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As Typhoon Haiyan sweeps through the Philippines, World Vision concerned of "vast destruction"

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Laura Blank

International News Director
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MANILA, Philippines (November 8, 2013) — As Typhoon Haiyan continued to make its way west across the Philippines Friday, World Vision expressed concern that what was shaping up to be the Philippines' strongest typhoon of the year could leave a path of "vast destruction" in its wake.

"This storm was much stronger than Typhoon Bopha last year, and that storm killed more than 1,000 people and destroyed at least 216,000 homes," said Minnie Portales, Director for Public Engagement with World Vision in the Philippines. "As we wait for early reports from some of the hardest-hit provinces, we fear for the worst. This could be very bad."

As of 11 a.m. local time, World Vision has been unable to reach staff in Tacloban City, Leyte Province, Philippines. The storm cut a deep path through the province, and emergency officials are working to determine the extent of the damage.

According to local reports, storm surges of nearly 16 feet were reported, power is out, and the area is flooded. Landslides are a concern in the mountainous areas near the city as well.

Mary Ann Zamora, an Emergency Communications Officer with World Vision based in Cebu, Philippines said from her vantage point, "We could see billboards flying around like kites, and the wind was whistling through the trees. Rain continues to pound us here."

World Vision emergency staff are based throughout the country and are working closely with national and local government disaster response teams to assess the damage and begin a response as soon as possible. The biggest challenge for storm survivors will be emergency food and potable water. Rebuilding will also be difficult as much of the farm land has been destroyed in the storm.

Before Haiyan, the aid agency was still actively responding to last month's earthquake in Bohol, distributing relief supplies to 7,000 families.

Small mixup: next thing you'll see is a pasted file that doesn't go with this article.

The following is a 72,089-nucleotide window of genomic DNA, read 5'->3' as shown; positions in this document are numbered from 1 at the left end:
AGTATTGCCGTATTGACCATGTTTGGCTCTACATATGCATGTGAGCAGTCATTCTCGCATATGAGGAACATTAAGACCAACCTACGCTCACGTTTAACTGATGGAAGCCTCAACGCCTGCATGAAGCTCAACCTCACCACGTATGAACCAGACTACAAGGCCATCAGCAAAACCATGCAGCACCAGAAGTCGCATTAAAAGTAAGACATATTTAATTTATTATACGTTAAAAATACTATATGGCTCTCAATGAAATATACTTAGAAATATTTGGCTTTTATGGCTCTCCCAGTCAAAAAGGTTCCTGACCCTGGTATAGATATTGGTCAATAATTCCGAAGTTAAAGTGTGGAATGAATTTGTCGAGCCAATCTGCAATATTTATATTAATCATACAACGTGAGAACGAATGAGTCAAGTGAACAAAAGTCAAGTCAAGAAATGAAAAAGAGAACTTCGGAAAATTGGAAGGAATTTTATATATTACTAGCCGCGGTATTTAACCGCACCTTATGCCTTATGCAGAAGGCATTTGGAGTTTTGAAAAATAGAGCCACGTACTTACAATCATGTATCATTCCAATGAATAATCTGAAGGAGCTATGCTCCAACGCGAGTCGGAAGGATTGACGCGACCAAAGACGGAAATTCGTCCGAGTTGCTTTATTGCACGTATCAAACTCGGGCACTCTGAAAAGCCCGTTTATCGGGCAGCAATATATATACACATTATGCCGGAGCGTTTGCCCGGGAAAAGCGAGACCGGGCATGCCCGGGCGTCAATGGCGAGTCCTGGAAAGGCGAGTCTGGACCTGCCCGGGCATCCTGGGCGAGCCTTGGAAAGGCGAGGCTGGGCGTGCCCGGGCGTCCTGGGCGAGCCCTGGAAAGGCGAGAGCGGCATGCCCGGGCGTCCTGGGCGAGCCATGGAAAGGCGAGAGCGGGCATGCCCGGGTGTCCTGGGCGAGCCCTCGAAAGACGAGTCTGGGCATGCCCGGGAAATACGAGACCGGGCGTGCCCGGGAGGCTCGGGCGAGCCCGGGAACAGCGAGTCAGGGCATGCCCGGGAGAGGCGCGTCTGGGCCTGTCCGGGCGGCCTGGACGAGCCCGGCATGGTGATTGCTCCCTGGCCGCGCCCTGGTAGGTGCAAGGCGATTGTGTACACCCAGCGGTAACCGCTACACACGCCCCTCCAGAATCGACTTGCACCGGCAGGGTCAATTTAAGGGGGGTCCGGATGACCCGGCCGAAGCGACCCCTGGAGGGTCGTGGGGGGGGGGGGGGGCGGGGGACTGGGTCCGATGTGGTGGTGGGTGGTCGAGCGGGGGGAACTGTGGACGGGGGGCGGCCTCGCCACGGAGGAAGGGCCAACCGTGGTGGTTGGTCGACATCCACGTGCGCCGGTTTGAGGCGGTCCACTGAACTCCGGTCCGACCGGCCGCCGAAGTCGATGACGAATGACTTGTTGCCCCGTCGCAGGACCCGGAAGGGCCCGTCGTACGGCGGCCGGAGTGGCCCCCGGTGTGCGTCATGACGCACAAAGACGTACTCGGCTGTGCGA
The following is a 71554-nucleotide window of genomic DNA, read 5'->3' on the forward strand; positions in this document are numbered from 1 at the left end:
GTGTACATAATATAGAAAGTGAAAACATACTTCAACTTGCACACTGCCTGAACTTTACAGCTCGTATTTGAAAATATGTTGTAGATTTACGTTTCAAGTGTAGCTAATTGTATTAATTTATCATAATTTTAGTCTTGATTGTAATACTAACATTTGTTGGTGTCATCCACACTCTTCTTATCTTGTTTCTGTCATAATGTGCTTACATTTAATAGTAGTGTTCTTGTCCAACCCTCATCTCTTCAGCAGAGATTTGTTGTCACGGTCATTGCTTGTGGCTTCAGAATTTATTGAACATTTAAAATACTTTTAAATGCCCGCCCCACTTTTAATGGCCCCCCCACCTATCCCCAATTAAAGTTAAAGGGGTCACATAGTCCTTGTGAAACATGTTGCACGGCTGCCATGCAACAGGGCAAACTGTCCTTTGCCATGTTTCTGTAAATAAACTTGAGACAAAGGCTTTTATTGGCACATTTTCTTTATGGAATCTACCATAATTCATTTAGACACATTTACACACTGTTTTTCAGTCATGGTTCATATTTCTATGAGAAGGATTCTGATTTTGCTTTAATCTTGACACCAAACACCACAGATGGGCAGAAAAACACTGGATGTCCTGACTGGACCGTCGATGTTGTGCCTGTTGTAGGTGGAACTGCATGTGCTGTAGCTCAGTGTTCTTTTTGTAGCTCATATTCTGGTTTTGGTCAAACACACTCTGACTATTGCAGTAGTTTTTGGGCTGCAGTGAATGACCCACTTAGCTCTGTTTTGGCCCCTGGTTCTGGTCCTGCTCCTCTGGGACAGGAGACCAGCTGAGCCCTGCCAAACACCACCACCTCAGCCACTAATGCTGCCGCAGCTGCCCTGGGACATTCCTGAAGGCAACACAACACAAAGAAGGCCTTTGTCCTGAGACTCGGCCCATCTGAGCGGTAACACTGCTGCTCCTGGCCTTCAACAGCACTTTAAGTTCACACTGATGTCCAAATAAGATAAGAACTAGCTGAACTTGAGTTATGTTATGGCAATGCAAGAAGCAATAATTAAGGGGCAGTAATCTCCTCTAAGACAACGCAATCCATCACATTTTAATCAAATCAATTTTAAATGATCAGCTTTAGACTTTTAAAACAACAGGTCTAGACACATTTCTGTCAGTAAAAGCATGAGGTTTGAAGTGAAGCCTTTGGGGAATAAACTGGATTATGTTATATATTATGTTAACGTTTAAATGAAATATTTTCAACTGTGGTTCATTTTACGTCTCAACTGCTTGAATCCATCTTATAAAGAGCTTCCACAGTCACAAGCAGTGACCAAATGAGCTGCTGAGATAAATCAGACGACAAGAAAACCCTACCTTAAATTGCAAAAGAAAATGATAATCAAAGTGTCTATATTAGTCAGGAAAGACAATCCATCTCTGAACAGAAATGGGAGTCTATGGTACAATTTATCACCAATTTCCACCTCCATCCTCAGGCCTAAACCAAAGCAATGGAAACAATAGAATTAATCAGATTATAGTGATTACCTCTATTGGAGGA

“There are still many displaced families from the earthquake staying in makeshift tents, and we’re still experiencing aftershocks, said Aaron Aspi, World Vision Emergency Communications Specialist based in Bohol. “People are afraid of enclosed spaces because of the aftershocks and some are riding out the storm from their tents. It’s hard to see them struggling in this storm while they still try to recover from the quake.”

This has been an active hurricane season for the region, and forecasters predict the Philippines may see another two or three major storms before the season ends in January.

Affected families need food, water, non-food and hygiene kits at the evacuation centers. The local government is trying to assist the immediate needs at the evacuation centers. World Vision teams will be dispatched to Eastern and Central Visayas to closely assess the impact rendered by Typhoon Haiyan.

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About World Vision
World Vision is a Christian relief, development, and advocacy organization dedicated to working with children, families, and their communities worldwide to reach their full potential by tackling the causes of poverty and injustice. For more information on their efforts, visit www.WorldVision.org/press or follow them on Twitter at @WorldVisionNews.